Tucker Center Newsletter - 2011 Spring
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Did You Know?
The Sad-but-True Facts about Concussions
According to the Centers for Disease Control and Prevention (CDC), a concussion is a traumatic brain injury. Concussions are especially prevalent in organized, competitive sports where more than 1.6 million concussions occur each year in the United States alone. Why are sports such a breeding ground for concussions? Because a concussion is a brain injury caused by direct or transferred impact forces to the head following intentional or unintentional collisions. The consequences of such collisions can be dramatic and dangerous—athletes frequently report both physical and cognitive symptoms such as severe and prolonged headaches, confusion, nausea, dizziness, sensitivity to light and noise, inability to think and concentrate, and short- and long-term memory loss.
Most concussions do not involve a loss of consciousness, which mistakenly results in premature return to play or not seeking medical treatment. For children and youth whose brains are still developing, appropriate treatment of concussion is even more important. Recognition and proper response to concussions when they first occur can help prevent further injury or even death in the most extreme cases. It is important to note that even when an athlete feels symptom-free, his or her brain may still be healing and recovering. The bottom line is that allowing an athlete to get back on the field should always be the decision of a health care professional.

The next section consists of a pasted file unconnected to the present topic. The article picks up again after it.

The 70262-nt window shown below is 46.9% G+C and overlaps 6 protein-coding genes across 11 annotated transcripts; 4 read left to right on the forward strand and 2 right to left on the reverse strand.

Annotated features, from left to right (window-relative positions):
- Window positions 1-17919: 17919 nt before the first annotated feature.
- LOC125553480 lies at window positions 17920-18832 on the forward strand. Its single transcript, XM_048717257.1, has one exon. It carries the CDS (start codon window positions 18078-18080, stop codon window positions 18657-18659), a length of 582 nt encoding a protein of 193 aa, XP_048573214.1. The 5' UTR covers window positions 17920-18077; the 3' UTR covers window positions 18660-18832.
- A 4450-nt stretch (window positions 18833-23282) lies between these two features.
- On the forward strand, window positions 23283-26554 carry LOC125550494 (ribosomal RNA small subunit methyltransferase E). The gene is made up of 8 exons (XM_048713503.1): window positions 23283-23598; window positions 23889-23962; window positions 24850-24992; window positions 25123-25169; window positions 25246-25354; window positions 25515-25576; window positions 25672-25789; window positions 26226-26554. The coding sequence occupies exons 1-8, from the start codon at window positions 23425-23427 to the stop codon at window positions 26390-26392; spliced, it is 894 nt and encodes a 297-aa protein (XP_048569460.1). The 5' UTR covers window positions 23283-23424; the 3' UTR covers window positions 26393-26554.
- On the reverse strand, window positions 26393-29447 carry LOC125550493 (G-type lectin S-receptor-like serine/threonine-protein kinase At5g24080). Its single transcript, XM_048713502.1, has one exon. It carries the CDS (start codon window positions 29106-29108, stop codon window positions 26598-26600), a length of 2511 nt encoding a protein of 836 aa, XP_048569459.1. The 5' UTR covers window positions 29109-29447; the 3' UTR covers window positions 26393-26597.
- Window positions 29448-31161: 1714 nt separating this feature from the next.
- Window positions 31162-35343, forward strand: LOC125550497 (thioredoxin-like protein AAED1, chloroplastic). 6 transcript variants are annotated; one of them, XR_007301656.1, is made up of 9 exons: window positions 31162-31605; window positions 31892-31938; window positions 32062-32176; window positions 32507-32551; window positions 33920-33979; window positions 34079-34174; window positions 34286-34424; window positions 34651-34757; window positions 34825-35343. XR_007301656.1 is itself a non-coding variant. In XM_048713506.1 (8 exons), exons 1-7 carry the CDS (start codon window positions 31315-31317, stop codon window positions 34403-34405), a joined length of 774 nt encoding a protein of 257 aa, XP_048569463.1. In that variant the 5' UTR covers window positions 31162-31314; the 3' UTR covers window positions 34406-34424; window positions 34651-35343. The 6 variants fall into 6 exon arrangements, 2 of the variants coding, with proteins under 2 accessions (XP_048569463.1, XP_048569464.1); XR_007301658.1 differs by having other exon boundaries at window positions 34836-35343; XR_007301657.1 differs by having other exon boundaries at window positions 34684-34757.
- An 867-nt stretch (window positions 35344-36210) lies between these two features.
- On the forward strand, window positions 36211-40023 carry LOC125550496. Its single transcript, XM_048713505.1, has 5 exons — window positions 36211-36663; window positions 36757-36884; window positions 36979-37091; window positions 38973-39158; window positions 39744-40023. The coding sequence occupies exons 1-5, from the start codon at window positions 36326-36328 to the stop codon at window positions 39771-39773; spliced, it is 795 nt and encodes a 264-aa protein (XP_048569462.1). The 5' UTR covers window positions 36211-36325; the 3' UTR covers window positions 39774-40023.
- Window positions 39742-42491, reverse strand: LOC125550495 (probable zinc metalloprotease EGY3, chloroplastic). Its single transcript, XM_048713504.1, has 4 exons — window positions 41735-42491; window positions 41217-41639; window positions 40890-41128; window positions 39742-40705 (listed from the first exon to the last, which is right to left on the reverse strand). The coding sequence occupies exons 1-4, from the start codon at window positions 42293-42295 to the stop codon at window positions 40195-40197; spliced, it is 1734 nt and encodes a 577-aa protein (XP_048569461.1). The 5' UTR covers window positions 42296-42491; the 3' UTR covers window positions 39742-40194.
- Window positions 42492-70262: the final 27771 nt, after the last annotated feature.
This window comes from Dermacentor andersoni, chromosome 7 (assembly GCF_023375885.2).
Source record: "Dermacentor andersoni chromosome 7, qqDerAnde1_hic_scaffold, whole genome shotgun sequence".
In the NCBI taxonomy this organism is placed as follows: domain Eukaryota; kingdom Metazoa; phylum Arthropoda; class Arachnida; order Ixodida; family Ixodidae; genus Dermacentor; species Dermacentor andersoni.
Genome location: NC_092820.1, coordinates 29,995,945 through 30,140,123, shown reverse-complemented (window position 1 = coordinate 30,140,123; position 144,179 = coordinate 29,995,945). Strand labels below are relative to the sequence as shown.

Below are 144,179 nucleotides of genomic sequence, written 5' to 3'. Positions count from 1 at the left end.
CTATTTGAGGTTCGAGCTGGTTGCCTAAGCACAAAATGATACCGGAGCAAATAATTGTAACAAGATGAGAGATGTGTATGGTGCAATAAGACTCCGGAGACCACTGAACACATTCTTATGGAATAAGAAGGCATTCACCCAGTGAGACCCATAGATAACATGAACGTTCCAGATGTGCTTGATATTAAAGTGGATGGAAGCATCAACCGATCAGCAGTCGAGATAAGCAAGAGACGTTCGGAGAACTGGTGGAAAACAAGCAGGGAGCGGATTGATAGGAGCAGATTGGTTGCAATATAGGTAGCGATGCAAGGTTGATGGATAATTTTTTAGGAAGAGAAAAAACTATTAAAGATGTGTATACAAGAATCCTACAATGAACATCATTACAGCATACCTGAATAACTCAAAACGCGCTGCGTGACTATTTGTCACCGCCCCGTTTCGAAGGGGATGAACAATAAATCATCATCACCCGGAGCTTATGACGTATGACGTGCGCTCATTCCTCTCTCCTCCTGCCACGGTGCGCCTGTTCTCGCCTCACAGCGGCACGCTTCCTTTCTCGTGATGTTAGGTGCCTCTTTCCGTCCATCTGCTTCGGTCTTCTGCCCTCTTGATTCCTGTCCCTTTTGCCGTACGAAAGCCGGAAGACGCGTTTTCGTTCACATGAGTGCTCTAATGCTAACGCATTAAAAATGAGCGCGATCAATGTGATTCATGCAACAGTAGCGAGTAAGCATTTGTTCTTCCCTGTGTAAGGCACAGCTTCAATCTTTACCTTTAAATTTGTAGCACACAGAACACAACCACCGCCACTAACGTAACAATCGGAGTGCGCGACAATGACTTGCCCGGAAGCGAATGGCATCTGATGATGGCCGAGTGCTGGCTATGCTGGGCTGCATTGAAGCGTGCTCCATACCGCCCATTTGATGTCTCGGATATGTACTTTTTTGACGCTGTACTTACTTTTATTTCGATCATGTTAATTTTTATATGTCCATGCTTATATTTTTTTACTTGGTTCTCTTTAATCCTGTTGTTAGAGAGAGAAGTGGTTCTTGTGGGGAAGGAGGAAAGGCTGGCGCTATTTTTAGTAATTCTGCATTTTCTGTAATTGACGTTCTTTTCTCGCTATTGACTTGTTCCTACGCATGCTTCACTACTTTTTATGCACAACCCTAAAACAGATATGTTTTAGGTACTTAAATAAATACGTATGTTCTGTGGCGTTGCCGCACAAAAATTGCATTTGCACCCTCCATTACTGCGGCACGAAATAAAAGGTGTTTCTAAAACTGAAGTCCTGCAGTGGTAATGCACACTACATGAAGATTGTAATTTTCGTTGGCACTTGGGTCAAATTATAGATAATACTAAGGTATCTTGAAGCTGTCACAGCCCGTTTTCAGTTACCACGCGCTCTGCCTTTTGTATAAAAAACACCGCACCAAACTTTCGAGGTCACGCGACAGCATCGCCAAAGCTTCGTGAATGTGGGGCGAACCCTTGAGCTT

All stakeholders in sports need to learn the signs and symptoms of a concussion, as well as what to do if one occurs. The CDC Heads Up: Concussion in Sports program and resources provide parents, coaches, and players with easy online access to excellent educational materials about concussion signs, symptoms, and care. To learn more, see the CDC's Web page, Injury Prevention & Control: Traumatic Brain Injury.